Hawthorne, Calif. -based SpaceX has been landing rocket boosters regularly at its Florida launch sites, but the California landing pad could allow the company to refurbish rockets at Vandenberg.
The SAOCOM-1 mission marked the first time that the company had completed a successful landing of a Falcon 9's first stage back near the launch site - at its West Coast launch site.
The U.S. Air Force last week warned central California residents of an expected sonic boom (or two) as the first stage of the Falcon 9 returned to Vandenberg AFB.
Some of the pictures showed the Falcon 9 rocket separating and leaving a rocket trail behind.
Later, SpaceX reported that the SAOCOM 1A radar satellite was placed in its proper pole-to-pole orbit. It was the 30th successful landing for SpaceX out of 62 total launches and the 12th on land.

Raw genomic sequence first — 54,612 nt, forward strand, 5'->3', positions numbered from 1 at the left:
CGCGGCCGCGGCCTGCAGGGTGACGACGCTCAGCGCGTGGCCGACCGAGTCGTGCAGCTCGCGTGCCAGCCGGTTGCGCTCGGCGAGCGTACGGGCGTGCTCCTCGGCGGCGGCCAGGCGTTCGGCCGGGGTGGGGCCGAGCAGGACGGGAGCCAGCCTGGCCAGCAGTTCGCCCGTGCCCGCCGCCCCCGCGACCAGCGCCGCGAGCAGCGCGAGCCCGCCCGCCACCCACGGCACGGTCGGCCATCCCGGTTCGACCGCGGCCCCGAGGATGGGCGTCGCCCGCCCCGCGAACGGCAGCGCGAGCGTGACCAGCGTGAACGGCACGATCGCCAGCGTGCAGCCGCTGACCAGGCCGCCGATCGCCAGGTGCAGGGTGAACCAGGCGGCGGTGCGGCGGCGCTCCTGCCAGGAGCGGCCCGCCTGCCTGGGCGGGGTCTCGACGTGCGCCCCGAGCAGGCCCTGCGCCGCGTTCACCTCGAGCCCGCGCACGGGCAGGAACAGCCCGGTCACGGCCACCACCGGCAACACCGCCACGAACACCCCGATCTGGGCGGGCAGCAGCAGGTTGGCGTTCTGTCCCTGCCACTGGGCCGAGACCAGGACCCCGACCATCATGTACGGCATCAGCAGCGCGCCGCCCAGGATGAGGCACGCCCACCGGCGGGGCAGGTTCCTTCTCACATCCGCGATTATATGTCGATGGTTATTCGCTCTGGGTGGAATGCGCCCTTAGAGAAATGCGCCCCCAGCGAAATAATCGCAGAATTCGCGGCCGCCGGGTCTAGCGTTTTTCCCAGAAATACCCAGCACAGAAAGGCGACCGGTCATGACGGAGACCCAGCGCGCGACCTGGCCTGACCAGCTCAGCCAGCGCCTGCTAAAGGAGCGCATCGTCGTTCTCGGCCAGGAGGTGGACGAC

Lighting up the evening sky, a SpaceX Falcon 9 rocket streaked away from Southern California, boosting an Argentine environmental satellite into orbit.
If anything goes wrong during the launch and landing, there is a risk of explosion. Boosters are shorter-burning rocket motors/engines that are used alongside the main rockets to augment the space vehicle's takeoff thrust and payload capacity during initial stage launch. The mission's main objective is to collect soil moisture information.
Not yet officially on the schedule, SpaceX's next Vandenberg launch is expected to be Spaceflight Industries' SSO-A rideshare mission, carrying around 70 individual satellites of varying masses.
Those who knew they were watching a satellite launch posted videos they captured of the stunning spectacle, including one taken over the downtown Los Angeles skyline and a timelapse from Kern County.
The satellite's twin, SAOCOM-1B, will also launch on a Falcon 9; its liftoff is targeted for next year.